Monday, October 18, 2010

Tenants Have Rights Even After Foreclosure

Tenants renting houses, condominiums or apartments that have been sold at foreclosure are often caught by surprise when they learn that the landlord has lost the property. Many times the landlord or leasing company keeps tenants in the dark as long as possible and tenants may not even be aware of the foreclosure until after the property has already been sold. Even though these circumstances may be a surprise and a hardship, tenants do have rights in this situation and should not be afraid to assert them. These rights will not allow you to stay in the property for the long term, however, they are designed to allow tenants enough time to move from the residence with a sense of order instead of an abrupt dislocation.

After a property has been sold at a foreclosure, the new owner must give those who live at the property notice that the property has been sold and that their lease interests have been terminated. Under Federal law, this notice must give the tenants living in a foreclosed property at least 90 days to vacate. If the tenant has a fixed term lease which extends longer than 90 days, then under certain circumstances, that tenant can remain in possession for the full term of the lease provided that he or she continues to pay rent to the new owner. If the lease is not for a fixed term, or if the term of the lease will expire before the end of 90 days, then the tenant does not have to pay rent to the new owner during the 90 day period to vacate. If a tenant remains living in a foreclosed property beyond 90 days after receiving notice to vacate the property, then the new owner may proceed to court and file an unlawful detainer to evict the tenants.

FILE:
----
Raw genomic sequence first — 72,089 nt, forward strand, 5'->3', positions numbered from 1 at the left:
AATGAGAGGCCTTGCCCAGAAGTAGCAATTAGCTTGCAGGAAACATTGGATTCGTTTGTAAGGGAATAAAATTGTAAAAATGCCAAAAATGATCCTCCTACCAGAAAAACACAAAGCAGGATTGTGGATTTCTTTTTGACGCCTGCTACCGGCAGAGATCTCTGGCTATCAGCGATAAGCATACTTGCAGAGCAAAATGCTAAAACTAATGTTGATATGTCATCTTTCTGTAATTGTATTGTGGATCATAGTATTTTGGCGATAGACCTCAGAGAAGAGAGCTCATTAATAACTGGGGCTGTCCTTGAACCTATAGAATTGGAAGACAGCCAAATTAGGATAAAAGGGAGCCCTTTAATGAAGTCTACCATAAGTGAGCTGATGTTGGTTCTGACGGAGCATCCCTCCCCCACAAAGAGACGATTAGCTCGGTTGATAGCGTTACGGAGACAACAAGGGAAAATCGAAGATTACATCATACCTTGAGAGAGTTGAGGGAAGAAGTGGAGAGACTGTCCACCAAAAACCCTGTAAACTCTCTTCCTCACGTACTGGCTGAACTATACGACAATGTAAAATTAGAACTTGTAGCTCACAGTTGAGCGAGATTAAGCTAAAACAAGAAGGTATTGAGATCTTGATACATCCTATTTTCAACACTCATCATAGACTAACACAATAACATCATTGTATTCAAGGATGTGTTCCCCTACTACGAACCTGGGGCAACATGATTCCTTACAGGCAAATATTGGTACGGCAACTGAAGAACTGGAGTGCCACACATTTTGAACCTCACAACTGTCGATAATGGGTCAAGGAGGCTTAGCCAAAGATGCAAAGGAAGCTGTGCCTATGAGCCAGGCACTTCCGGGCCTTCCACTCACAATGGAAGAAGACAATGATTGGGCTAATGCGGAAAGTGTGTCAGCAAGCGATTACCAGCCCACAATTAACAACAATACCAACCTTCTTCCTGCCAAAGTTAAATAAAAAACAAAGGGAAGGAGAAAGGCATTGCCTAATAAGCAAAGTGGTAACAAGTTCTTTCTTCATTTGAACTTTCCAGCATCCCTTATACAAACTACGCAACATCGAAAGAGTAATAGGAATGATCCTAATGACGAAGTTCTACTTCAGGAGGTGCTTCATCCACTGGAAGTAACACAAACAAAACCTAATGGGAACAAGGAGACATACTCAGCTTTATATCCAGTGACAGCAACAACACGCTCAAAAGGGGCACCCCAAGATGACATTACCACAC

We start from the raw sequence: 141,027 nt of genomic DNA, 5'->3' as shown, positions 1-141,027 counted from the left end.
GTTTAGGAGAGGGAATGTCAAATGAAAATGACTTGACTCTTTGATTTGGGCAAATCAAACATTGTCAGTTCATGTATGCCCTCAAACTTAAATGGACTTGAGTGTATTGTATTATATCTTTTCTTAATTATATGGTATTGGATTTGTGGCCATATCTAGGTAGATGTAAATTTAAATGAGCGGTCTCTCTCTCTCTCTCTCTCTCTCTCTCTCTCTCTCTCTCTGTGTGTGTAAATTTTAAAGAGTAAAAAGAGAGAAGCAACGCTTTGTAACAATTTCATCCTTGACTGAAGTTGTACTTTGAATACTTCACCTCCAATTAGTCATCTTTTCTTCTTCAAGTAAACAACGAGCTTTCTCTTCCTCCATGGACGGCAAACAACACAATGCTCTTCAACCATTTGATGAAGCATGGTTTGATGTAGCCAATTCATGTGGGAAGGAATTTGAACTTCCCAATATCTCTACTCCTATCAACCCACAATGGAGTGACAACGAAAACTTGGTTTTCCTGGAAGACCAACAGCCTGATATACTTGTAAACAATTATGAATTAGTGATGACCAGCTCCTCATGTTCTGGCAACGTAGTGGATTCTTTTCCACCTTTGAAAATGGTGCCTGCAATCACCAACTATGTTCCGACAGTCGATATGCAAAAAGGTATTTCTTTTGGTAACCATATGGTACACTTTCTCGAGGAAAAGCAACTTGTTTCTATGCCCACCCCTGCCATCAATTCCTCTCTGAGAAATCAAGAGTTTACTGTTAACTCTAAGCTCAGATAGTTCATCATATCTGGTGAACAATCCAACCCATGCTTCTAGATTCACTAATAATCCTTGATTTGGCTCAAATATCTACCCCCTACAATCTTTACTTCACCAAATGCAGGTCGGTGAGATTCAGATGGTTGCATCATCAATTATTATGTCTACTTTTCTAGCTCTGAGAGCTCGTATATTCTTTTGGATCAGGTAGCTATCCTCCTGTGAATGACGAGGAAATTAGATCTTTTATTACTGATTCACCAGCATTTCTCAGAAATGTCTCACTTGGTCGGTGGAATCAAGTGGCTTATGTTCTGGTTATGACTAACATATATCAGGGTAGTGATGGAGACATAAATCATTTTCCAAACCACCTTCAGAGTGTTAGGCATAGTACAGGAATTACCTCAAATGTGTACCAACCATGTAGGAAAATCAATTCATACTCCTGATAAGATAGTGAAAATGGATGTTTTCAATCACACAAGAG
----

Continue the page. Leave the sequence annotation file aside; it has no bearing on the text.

Unlike a tenant living in a foreclosed property, the former owner must vacate the house or condominium within 3 days. Most notices that are posted on properties after foreclosure include a reference to the 90 days that a tenant can remain in possession, but often emphasize that owners must leave within 3 days. Some also make it sound as though many tenants will not qualify for the 90 day period. The reason for this is that the people who manage the property for the buyer at foreclosure, usually real estate brokers, want to get the occupants out of the house as quickly and inexpensively as possible. Many times these agents will show up at the house and offer cash for keys if you are a “bona fide tenant.” They will often ask to see rental agreements or other proof that someone is actually residing in the property as a tenant. A tenant is under no obligation to disclose any information about whether he or she is a tenant, and many times the person offering to discuss your bona fides as a tenant will tell you whatever they think is likely to make you want to move.

The truth is that it is not a difficult standard under the law to show that you are a bona fide tenant. All that is required is that you have lived at the property since before it was sold at foreclosure, that you paid a reasonable amount of rent, and that you not be related to the former owner. Even if you are behind on the rent, or you don't have a written rental agreement, if you are a tenant that meets the qualifications mentioned above, then you have a right to remain in possession for 90 days after receiving notice of the foreclosure sale.